3
$\begingroup$

While I understand the effect of varying wavelength and frequencies on the photoelectric effect, I can't seem to turn my mind around that question... I suspect it has to do with quantas and the non continuous aspect of the electron's nature but I am really not sure...

Thanking you in advance.

$\endgroup$
  • $\begingroup$ Such models have been proposed and from a strictly atomic physics point of view it is not absolutely necessary to quantize the electromagnetic field to shoehorn it into non-relativistic quantum mechanics, but the procedure just doesn't buy you much. The problem is not to explain individual effects with semi-classical ad-hoc solutions, the problem is to explain all of nature with a self-consistent theory. The photoelectric effect is just one of many radiation-matter interactions and the real theory that explains them all is quantum electrodynamics. $\endgroup$ – CuriousOne Apr 30 '16 at 19:56
  • $\begingroup$ For a well known paper on the topic see e.g. "The photoelectric effect without photons" by Lamb, W. E., Jr. Scully, M. O.. Despite the qualifications of the authors, I don't think that this line of reasoning is anywhere in the mainstream of physics. $\endgroup$ – CuriousOne Apr 30 '16 at 20:05
  • $\begingroup$ Is this a duplicate of physics.stackexchange.com/questions/45851/…? $\endgroup$ – CuriousOne Apr 30 '16 at 20:08
  • $\begingroup$ The Lamb and Scully article gets a lot of bad press... I don't know, I haven't looked at it closely. However, Mandel and Wolf in their book on Quantum Coherence does provide a photon-free analysis of the photoelectric effect which seems perfectly good to me. $\endgroup$ – garyp Apr 30 '16 at 20:23
  • $\begingroup$ @garyp: The Lamb/Scully paper is a well known example of these kinds of attempts and I think everybody should have heard about it for that reason alone. One can do a lot of good atomic physics with classical fields and that's indication enough that not every light-matter interaction needs the full QED treatment. We know what the real precision tests for QED are and they were, of course, not available in 1905, when the photoeffect was front and center. My take is that Einstein guessed correctly, but at the end of the day it's not a watertight argument... nor did it have to be. $\endgroup$ – CuriousOne Apr 30 '16 at 20:33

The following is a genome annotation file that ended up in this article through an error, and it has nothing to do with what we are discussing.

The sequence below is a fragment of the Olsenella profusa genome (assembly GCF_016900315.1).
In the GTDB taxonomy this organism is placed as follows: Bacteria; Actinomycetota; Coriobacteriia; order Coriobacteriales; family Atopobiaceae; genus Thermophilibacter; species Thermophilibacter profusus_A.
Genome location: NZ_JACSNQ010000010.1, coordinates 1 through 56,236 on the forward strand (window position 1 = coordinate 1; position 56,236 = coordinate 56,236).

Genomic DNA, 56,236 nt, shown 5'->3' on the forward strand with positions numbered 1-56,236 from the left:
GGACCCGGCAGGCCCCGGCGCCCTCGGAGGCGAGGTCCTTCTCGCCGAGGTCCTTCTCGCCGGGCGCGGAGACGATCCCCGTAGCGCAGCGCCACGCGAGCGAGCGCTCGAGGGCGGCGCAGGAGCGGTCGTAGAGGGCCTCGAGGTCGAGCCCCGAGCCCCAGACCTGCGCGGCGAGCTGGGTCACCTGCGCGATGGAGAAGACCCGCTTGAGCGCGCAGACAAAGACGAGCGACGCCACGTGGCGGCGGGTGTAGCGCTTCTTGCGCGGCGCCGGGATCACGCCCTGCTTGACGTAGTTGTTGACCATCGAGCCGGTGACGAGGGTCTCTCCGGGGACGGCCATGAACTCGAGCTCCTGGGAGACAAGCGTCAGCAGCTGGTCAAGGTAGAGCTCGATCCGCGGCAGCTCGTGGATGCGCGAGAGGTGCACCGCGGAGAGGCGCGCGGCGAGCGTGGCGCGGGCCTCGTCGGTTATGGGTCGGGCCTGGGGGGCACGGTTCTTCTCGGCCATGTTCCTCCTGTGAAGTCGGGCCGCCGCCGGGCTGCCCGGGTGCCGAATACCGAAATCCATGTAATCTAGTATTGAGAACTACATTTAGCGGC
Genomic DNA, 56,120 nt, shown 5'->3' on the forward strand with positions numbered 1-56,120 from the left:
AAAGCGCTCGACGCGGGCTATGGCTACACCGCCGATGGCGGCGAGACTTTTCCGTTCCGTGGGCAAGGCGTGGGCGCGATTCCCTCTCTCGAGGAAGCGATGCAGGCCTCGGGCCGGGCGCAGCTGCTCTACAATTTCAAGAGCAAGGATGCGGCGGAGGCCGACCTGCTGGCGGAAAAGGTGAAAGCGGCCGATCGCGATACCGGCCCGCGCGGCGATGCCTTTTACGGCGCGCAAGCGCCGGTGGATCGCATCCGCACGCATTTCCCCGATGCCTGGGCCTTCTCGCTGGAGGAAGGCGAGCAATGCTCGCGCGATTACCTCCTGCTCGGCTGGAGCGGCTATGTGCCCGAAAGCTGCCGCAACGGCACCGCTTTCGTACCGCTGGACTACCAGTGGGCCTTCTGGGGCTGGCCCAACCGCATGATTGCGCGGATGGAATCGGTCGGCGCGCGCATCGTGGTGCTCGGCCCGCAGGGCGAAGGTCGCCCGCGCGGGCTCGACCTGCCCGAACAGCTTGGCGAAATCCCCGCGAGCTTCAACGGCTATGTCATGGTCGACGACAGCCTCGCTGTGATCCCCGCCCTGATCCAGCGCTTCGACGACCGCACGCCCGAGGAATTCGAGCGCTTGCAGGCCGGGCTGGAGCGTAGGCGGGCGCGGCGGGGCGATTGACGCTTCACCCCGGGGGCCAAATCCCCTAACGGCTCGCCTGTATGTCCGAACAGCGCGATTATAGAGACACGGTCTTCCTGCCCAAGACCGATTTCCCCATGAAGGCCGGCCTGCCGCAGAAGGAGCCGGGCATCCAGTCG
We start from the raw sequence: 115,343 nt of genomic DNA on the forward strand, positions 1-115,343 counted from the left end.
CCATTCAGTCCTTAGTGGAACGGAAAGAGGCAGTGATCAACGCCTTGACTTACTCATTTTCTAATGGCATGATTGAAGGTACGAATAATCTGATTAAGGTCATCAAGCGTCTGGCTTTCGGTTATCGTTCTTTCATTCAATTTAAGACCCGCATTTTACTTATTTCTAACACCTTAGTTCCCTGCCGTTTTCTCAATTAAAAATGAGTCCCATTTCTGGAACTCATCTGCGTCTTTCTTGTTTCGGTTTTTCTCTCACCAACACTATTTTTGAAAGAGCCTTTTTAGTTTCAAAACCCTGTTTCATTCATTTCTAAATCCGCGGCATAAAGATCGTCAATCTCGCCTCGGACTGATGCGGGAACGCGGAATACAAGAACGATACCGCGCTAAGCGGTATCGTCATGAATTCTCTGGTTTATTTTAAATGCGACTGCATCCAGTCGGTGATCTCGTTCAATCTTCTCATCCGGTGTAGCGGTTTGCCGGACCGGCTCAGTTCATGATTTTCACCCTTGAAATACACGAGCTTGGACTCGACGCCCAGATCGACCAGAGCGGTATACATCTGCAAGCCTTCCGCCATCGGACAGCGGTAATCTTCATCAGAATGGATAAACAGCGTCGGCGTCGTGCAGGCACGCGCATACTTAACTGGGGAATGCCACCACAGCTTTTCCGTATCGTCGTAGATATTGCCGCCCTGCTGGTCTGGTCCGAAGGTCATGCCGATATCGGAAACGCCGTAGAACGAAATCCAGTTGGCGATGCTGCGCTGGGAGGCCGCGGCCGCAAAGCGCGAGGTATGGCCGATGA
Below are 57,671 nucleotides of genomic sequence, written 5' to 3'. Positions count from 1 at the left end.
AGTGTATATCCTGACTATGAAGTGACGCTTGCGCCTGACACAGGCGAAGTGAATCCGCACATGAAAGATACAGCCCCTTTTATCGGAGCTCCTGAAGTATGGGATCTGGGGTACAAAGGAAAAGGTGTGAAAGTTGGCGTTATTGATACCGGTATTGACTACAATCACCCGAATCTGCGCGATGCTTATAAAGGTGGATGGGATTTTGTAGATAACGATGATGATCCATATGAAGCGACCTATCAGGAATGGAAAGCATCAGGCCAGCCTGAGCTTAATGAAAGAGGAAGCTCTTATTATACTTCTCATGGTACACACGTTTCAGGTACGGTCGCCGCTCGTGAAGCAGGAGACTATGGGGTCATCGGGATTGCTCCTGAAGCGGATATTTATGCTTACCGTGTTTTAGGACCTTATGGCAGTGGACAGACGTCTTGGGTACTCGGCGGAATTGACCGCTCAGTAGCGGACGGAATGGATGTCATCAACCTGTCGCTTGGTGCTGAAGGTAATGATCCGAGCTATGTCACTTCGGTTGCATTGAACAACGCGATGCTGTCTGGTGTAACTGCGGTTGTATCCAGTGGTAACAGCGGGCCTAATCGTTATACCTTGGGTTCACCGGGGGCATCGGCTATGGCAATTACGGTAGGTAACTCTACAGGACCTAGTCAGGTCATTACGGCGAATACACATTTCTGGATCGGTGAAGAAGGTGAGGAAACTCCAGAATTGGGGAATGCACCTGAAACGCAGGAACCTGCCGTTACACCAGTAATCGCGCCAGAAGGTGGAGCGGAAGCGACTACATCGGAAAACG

0
$\begingroup$

The photoelectric effect is explained by a cool experiment which exactly displays why the wave model doesn't apply to the idea of photons.

Here's a diagram of the experiment: image

The wave model insinuates that the strength or amplitude of a light wave is proportional to its brightness, suggesting that a bright light should be strong enough to generate a large current.

EDIT: Physically, this means that the energy of the electrons increases as the intensity of the lamp increases, which implies that the speed of the electrons travelling in the tube from the cathode to the anode is also higher.

However, the experiment shows that, as long as the lamp is on (intensity $> 0\%$), the energy of the electrons remain the same regardless of the intensity of the lamp (energy = $x$ Joules whether the intensity is 50 or 100%). Only the number of electrons emitted from the cathode increases, causing an increase in the current of the circuit. This implies that there's a relation between current and intensity (which is directly proportional).

The experiment performed with varying frequencies of light shows that the energy of the electrons increases with higher frequencies (a linearly proportional relationship exists). This relationship is depicted by $ E_e = hf - \phi =\frac{hc}{\lambda} - \phi$, where $h$ is Planck's constant and $\phi$ is the work function of the metal (the minimum amount of energy required by electrons to escape the surface of the cathode).

EDIT: Einstein was inspired by Planck's black body radiation results and used the idea of obtaining energy from the electromagnetic field in discrete portions, indicating to him of the existence of quanta called photons.

These experimental results strongly indicate that the wave model for electromagnetic waves is not compatible with the photoelectric effect, as no energy variation in the electrons is observed with a change in intensity.

EDIT: Here's a link to an interactive Java animation which allows you to "play" around with this experiment beautifully.

$\endgroup$
  • 2
    $\begingroup$ The photoelectric effect predates quantum mechanics and a proper understanding of atomic physics. It assigns the quantization to the electromagnetic field, but in fact one can reproduce the effect theoretically by having a classical electromagnetic field interact with quantized matter. We usually don't discuss this at this level because Einstein guessed correctly and the rest is science history, but if one wanted to be anal about it, his guess is not a truly firm argument for the quantization of the electromagnetic field. $\endgroup$ – CuriousOne Apr 30 '16 at 20:20